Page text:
Expectations.

This time last year, the Mets didn’t really have high expectations heading into spring training. They were still “just another year away”.

And for the first half of the season, it appeared that the Mets were still a few players short.

While still remaining in striking distance of the Washington Nationals, the young, powerful starting rotation deserved all the credit for simply keeping the Mets in ballgames.

John Mayberry Jr. was starting to hit cleanup on a consistent basis, and still, the Mets were hanging around.

During the first few months of the season, Noah Syndergaard was getting acclimated to the big leagues, and starting to make his name known amongst hitters in the National League. Shortly after, Steven Matz got the call-up and had a memorable first start against the Cincinnati Reds, which included highlights from Matz, not only on the mound but at the plate.

Fast forward to late July.

In a game against the San Diego Padres, it appeared middle infielder Wilmer Flores was on his way out, with the twitter world and multiple reports surfacing of a trade which would have sent Flores and Zack Wheeler to Milwaukee in exchange for Carlos Gomez. Then there was the Flores crying saga.

In the meantime, the trading deadline passed.

And after the Gomez deal fell through, the Mets were able to acquire Yoenis Cespedes in a trade with the Detroit Tigers. Well, we all know how that played out. Cespedes went on a historic run at the plate, taking over games by himself, propelling the Mets atop the NL East, where they would stay for the rest of the season. He quickly became a hero in Flushing.

Now here’s my thing: The Mets made it to the world series last year. They led for all but 13 innings of the series against Kansas City, and in a way, the Mets and their fans feel like they were the better team. It was extremely disappointing, but the Royals showed their experience, and ultimately, they deserved to win. The Mets made way too many mistakes, and in the World Series, they will severely cost you; and it did.

There was kind of a state of depression heading into the offseason. With the front office saying on multiple occasions that they will not give Cespedes the deal he wants, many Mets fans, including myself, didn’t have much hope for a Cespedes return.

When it seemed like being a Mets fan couldn’t get any harder, it was announced that Cespedes had a big offer on the table from NL East foe, the Washington Nationals. It appeared at first, that he would take it. Then a couple days passed and it seemed that there was a holdup with the deal.

That holdup was Cespedes’ desire to return to the Big Apple. Mets fans were starting to feel optimistic. When it was finally reported that the Mets and Cespedes agreed to a deal, Mets twitter literally exploded. I’m curious to how many twitter mentions Yoenis had, because everywhere you looked, somebody was talking about him. The resigning of Cespedes gave Mets fans a ton of hope heading into spring training.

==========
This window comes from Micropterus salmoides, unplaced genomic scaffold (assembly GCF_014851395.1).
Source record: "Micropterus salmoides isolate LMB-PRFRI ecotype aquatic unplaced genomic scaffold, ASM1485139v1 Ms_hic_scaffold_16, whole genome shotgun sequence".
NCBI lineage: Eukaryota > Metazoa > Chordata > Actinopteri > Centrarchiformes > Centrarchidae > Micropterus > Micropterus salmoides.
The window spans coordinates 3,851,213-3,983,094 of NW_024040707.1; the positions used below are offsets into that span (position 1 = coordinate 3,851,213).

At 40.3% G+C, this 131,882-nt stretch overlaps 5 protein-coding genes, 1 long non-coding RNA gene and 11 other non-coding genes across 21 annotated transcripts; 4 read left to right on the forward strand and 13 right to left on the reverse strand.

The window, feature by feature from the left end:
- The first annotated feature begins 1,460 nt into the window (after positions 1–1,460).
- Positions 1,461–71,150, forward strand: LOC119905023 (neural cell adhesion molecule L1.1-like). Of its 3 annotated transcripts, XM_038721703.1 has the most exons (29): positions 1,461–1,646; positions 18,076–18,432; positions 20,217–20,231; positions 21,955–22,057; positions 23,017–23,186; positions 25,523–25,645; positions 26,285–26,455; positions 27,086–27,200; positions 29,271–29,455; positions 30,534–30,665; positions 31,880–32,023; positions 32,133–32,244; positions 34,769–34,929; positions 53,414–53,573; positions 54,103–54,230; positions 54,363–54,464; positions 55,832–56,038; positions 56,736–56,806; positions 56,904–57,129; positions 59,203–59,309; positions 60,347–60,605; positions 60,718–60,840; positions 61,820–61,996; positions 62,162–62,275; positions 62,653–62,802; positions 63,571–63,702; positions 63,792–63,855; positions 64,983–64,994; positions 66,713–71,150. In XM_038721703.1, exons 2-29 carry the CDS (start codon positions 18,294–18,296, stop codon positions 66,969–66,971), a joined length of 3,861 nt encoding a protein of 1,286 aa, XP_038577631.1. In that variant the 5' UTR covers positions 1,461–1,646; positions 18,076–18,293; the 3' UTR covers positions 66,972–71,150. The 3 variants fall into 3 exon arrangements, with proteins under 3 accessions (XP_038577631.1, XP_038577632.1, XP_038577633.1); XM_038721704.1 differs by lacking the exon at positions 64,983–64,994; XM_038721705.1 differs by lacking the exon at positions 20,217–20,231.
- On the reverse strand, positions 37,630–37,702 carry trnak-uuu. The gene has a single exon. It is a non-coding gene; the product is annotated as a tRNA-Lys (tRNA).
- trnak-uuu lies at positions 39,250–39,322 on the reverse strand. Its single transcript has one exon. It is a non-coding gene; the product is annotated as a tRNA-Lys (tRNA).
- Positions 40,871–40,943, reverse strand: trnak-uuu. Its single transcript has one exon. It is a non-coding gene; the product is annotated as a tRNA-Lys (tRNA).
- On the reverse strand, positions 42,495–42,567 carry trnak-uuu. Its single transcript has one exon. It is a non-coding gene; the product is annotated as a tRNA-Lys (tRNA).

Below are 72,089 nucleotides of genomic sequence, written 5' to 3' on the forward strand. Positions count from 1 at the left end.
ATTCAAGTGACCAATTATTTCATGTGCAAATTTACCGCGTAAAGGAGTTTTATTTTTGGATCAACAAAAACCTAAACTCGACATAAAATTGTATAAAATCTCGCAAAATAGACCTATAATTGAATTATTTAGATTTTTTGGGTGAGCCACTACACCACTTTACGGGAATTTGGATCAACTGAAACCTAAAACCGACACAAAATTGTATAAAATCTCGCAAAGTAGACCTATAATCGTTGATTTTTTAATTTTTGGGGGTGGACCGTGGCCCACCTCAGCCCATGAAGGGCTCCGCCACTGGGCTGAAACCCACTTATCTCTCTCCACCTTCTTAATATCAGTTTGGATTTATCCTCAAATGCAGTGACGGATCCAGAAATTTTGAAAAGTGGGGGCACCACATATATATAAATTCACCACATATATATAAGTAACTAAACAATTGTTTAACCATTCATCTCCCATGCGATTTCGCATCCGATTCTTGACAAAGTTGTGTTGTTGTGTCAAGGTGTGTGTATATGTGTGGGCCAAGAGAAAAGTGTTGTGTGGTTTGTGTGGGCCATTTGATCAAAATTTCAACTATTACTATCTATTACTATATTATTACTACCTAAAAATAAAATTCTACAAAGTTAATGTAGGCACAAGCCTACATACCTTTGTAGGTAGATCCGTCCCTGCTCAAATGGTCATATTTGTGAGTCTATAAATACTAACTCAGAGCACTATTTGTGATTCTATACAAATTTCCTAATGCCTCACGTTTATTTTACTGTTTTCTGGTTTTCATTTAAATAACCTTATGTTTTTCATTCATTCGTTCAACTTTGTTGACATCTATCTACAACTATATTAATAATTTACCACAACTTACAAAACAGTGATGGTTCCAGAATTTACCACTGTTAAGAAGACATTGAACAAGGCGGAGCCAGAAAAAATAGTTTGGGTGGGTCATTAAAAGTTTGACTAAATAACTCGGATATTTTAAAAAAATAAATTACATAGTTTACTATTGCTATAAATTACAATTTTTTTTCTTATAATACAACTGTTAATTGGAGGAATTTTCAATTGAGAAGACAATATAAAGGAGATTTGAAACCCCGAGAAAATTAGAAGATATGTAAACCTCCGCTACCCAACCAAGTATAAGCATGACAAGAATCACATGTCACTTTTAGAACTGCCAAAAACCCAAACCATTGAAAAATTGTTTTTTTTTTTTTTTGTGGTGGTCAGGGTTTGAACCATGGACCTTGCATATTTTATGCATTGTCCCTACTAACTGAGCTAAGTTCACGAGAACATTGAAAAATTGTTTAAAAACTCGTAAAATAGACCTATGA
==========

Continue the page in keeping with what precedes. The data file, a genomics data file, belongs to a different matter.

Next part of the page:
But, wait!

Now there are expectations.

As far as I’m concerned, it’s World Series or bust. Is that fair? Probably not. It’s very difficult for any team to win the pennant in back to back years, and watching what the Royals did gives us hope. However, that’s not going to happen every single year and there are some very good teams in the National League. There’s three teams in the NL Central that some may argue are still better than the Mets. Do I feel that way? Absolutely not, but the Cubs are going to be good. They are in the same situation as the Mets. After signing Zobrist, the Cubs, a young, up and coming team, will be a tough out in the NL this year.

As far as the Mets, now there’s pressure. Last year, if things weren’t going well, nobody would get too upset because there weren’t high expectations.

This season, with a pitching rotation that some call a dynasty, there’s added pressure.

Trophies aren’t given out for having a great starting rotation. And trophies also aren’t given out for simply signing good players. We’ve seen teams in a lot of different professional sports assemble, “an all-star,” or as the Eagles called themselves, “a dream team.” In many cases, it’s completely failed.

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Now the Mets are different because a lot of their players are home-grown, but the added pressure on such young players can be a lot to handle. I refuse to believe that Matt Harvey, Jacob deGrom, Noah Syndergaard, Steven Matz and Zack Wheeler (when he returns) will all be “lights out.”

You know how rare that is? I’m not trying to be a debbie downer, I’m just trying to be realistic. One of them, if not a couple, are bound to go through rough stretches, that’s baseball.

However, playing in the World Series and pitching in stressful, high-pressure games to get there, will play a factor. There’s a reason why so many baseball folk and analysts stress experience. It matters. And the Mets have experience. This team will have a few rough patches, everyone does. But at the end of the day, the Mets are in good shape. They’re young, confident and talented.

Can they perform with high expectations? I think so. But only time will tell the real answer to that question.